Access to environmental information is an important aspect of environment policy. Yet the drafters of the Issues Paper ignored it. The environmental information aspects of the Åarhus Convention have been incorporated into Maltese legislation as a direct result of Malta’s EU accession. This legislation provides a mechanism through which the citizen requests the release of information which up till then would be withheld by the authorities. This is a very primitive form of governance. The state should release information without having its hand forced to do it. This is the minimum required in an age of transparency and accountability. 

Policy proposals and other initiatives must be buttressed by studies which not only justify the proposal or initiative but which also identify the resulting impacts and the manner in which these can be addressed. Studies must be published at an early stage and not in the final stages of a discussion. Otherwise the public debate cannot be fruitful.

Transparency and accountability

Transparency and accountability are not only duties of the state. They are also a responsibility of private enterprise.  Corporate Social Responsibility (CSR) reporting is one way in which private enterprise informs the public on its activities. It is a function as important as financial reporting. Financial reporting having been accepted by society for quite a long time as a reporting requirement.

In Malta currently two companies publish a CSR report. Vodafone (Malta) and Bank of Valletta (BOV) have already published two editions of their CSR report. There has been considerable improvement in the information made available by Vodafone (Malta) in its second report, but BOV’s reporting  can be substantially improved.

The environment policy should identify the type of organisations that should have the duty to report publicly and on a regular basis on their environmental and other impacts. By organisations I understand not just industry and business but also public corporations, government departments and local authorities. A reasonable first step would be for companies quoted on the stock exchange to take the lead followed by public bodies such as Enemalta, Water Services Corporation, Heritage Malta and Air Malta.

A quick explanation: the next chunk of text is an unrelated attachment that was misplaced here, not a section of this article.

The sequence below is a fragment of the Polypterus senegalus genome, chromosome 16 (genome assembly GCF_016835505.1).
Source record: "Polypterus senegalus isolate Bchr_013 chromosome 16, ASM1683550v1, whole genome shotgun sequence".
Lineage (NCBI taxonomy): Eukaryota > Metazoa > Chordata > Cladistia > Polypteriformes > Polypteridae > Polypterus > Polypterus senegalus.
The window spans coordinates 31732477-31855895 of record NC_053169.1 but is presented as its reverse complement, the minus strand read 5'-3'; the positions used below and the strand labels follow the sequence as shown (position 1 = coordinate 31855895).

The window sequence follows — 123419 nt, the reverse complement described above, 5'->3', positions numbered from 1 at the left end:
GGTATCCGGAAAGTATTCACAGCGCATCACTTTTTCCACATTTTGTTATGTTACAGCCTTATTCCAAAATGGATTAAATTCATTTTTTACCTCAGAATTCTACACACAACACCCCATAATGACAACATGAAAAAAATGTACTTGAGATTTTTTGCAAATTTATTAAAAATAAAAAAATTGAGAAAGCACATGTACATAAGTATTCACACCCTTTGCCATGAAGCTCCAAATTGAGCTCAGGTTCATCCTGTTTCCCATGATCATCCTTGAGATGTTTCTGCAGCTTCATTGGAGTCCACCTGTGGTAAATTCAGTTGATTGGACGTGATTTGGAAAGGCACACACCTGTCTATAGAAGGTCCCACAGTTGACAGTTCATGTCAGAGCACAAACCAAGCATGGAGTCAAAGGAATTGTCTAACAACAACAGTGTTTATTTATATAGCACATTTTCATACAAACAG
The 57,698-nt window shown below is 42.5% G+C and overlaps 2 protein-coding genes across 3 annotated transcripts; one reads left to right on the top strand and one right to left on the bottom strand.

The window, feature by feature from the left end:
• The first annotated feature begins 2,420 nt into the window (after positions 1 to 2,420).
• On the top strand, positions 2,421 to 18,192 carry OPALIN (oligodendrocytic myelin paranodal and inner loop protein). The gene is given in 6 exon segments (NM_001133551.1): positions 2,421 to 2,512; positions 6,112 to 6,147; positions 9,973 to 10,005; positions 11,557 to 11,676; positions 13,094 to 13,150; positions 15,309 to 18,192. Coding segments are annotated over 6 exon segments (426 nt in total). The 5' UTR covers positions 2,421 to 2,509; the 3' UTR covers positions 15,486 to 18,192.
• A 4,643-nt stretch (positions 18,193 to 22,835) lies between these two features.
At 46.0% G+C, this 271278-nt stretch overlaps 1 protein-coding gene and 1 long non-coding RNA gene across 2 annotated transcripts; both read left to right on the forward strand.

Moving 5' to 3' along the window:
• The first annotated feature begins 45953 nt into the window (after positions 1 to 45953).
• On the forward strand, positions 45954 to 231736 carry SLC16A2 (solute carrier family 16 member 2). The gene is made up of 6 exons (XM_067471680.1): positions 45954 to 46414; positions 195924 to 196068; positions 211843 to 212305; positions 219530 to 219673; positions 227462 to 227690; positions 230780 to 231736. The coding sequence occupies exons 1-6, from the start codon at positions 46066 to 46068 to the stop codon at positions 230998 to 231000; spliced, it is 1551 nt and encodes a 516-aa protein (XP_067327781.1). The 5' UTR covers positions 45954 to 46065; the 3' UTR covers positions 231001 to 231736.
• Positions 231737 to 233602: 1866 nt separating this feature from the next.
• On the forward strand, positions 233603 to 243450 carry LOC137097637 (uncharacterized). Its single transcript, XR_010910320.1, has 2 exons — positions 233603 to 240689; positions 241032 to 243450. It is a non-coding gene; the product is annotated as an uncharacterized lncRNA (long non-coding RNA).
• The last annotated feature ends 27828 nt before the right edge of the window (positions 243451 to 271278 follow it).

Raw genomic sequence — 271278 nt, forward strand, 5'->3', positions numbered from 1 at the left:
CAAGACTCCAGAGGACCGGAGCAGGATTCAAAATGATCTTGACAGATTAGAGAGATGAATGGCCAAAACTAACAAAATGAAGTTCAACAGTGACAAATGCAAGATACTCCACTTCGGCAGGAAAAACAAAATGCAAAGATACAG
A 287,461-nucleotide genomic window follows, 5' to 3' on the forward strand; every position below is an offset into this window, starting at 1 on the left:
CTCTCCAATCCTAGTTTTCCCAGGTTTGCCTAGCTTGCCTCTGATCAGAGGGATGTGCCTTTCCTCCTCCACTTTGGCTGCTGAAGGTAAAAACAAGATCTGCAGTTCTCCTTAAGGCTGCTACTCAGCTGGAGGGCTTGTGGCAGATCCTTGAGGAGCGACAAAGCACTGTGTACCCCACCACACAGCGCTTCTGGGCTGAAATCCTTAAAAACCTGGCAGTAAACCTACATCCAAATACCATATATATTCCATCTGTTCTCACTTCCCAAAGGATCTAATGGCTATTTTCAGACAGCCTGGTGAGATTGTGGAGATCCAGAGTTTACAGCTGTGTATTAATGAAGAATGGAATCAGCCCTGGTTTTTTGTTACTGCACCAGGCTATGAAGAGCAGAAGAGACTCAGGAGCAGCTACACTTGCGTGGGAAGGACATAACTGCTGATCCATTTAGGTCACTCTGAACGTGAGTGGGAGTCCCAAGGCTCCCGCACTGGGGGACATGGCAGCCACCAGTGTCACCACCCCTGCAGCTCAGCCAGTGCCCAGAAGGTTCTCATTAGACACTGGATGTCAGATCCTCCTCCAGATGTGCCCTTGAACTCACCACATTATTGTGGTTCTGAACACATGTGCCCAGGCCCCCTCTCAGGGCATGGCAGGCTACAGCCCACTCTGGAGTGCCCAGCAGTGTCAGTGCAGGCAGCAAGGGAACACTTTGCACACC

CSR reporting should be guided by international standards such as the Global Reporting Initiative G3 guidelines and should be subject to auditing in order to verify that the statements made reflect what the organisation is really up to. 

Alternattiva Demokratika, AD, the Green Party in Malta has earlier this month published a document in reply to the National Environment Policy Issues Paper which lists and discusses the areas missed out by the said Issues Paper.  In addition to focusing on the urgent need to implement the NSSD, environment information, environmental nuisance and environment information it also points out the need to tackle the uptake of environmental management systems such as ISO 14001 and the Eco-Management and Audit Scheme (EMAS) Regulations of the European Union, light pollution, contaminated land, environmental and sustainability planning at a locality level better known as Local Agenda 21,  the role of civil society and environmental NGOs in environment policy and environment  research.  

We hope that when the environment policy is drafted it will include the widest possible list of issues and will tackle them in an holistic manner keeping in mind the parameters established in the National Sustainable Development Strategy.                 

Alternattiva Demokratika considers that environment policy is one of several instruments through which improvement in the quality of life can be attained. Protecting the environment signifies that we better our quality of life. It also signifies that each one of us acts in a responsible manner. However primarily it must be government which leading the way should act in an appropriate manner in order that it leads by example.

 published in

The Independent on Sunday, October 17, 2010, Environment Supplement

AD on Government’s Environment Policy

During a press conference in Valletta, Michael Briguglio, AD Chairperson, said: ‘Alternattiva Demokratika is presenting its reactions to Government’s proposed environment policy. In a nutshell we believe that it would have been wiser if Government implemented the recommendations of the National Commission for Sustainable Development, which have been ignored by Government for over two years. A holistic and effective environment policy should be based on the concept of sustainable development through which environmental, social and economic considerations are given due importance in order to improve the quality of life of people and to protect species. This is precisely what is being proposed in our policy paper, which covers various areas’.
 
Carmel Cacopardo, AD Spokesman on Sustainable Development and Local Government said that AD’s detailed reaction to the National Environment Policy Issues Paper was presented to Parliamentary Secretary Mario de Marco yesterday during a cordial meeting.